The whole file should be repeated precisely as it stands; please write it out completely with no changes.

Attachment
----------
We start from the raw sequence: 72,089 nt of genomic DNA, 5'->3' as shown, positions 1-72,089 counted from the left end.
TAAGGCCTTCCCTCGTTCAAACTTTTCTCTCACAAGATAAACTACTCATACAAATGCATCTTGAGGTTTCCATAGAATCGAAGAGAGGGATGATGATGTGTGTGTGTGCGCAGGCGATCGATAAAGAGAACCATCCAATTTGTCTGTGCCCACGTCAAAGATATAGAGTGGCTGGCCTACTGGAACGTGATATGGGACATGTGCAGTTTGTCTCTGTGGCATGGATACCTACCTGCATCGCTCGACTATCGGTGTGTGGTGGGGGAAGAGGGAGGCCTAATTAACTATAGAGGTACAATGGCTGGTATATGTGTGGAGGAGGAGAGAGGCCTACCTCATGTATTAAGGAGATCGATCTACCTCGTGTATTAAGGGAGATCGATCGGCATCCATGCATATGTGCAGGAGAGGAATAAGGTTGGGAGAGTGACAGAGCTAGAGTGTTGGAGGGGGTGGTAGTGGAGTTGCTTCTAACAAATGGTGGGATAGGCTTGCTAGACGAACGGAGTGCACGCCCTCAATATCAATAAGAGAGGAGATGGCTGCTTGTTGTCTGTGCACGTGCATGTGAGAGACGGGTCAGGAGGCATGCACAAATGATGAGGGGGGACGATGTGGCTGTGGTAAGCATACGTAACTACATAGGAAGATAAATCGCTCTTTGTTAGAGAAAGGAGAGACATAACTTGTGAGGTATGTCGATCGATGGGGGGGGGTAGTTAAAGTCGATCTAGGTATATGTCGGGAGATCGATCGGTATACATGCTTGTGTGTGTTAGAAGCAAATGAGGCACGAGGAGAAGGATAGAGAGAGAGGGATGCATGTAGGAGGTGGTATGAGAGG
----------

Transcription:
We start from the raw sequence: 72,089 nt of genomic DNA, 5'->3' as shown, positions 1-72,089 counted from the left end.
TAAGGCCTTCCCTCGTTCAAACTTTTCTCTCACAAGATAAACTACTCATACAAATGCATCTTGAGGTTTCCATAGAATCGAAGAGAGGGATGATGATGTGTGTGTGTGCGCAGGCGATCGATAAAGAGAACCATCCAATTTGTCTGTGCCCACGTCAAAGATATAGAGTGGCTGGCCTACTGGAACGTGATATGGGACATGTGCAGTTTGTCTCTGTGGCATGGATACCTACCTGCATCGCTCGACTATCGGTGTGTGGTGGGGGAAGAGGGAGGCCTAATTAACTATAGAGGTACAATGGCTGGTATATGTGTGGAGGAGGAGAGAGGCCTACCTCATGTATTAAGGAGATCGATCTACCTCGTGTATTAAGGGAGATCGATCGGCATCCATGCATATGTGCAGGAGAGGAATAAGGTTGGGAGAGTGACAGAGCTAGAGTGTTGGAGGGGGTGGTAGTGGAGTTGCTTCTAACAAATGGTGGGATAGGCTTGCTAGACGAACGGAGTGCACGCCCTCAATATCAATAAGAGAGGAGATGGCTGCTTGTTGTCTGTGCACGTGCATGTGAGAGACGGGTCAGGAGGCATGCACAAATGATGAGGGGGGACGATGTGGCTGTGGTAAGCATACGTAACTACATAGGAAGATAAATCGCTCTTTGTTAGAGAAAGGAGAGACATAACTTGTGAGGTATGTCGATCGATGGGGGGGGGTAGTTAAAGTCGATCTAGGTATATGTCGGGAGATCGATCGGTATACATGCTTGTGTGTGTTAGAAGCAAATGAGGCACGAGGAGAAGGATAGAGAGAGAGGGATGCATGTAGGAGGTGGTATGAGAGG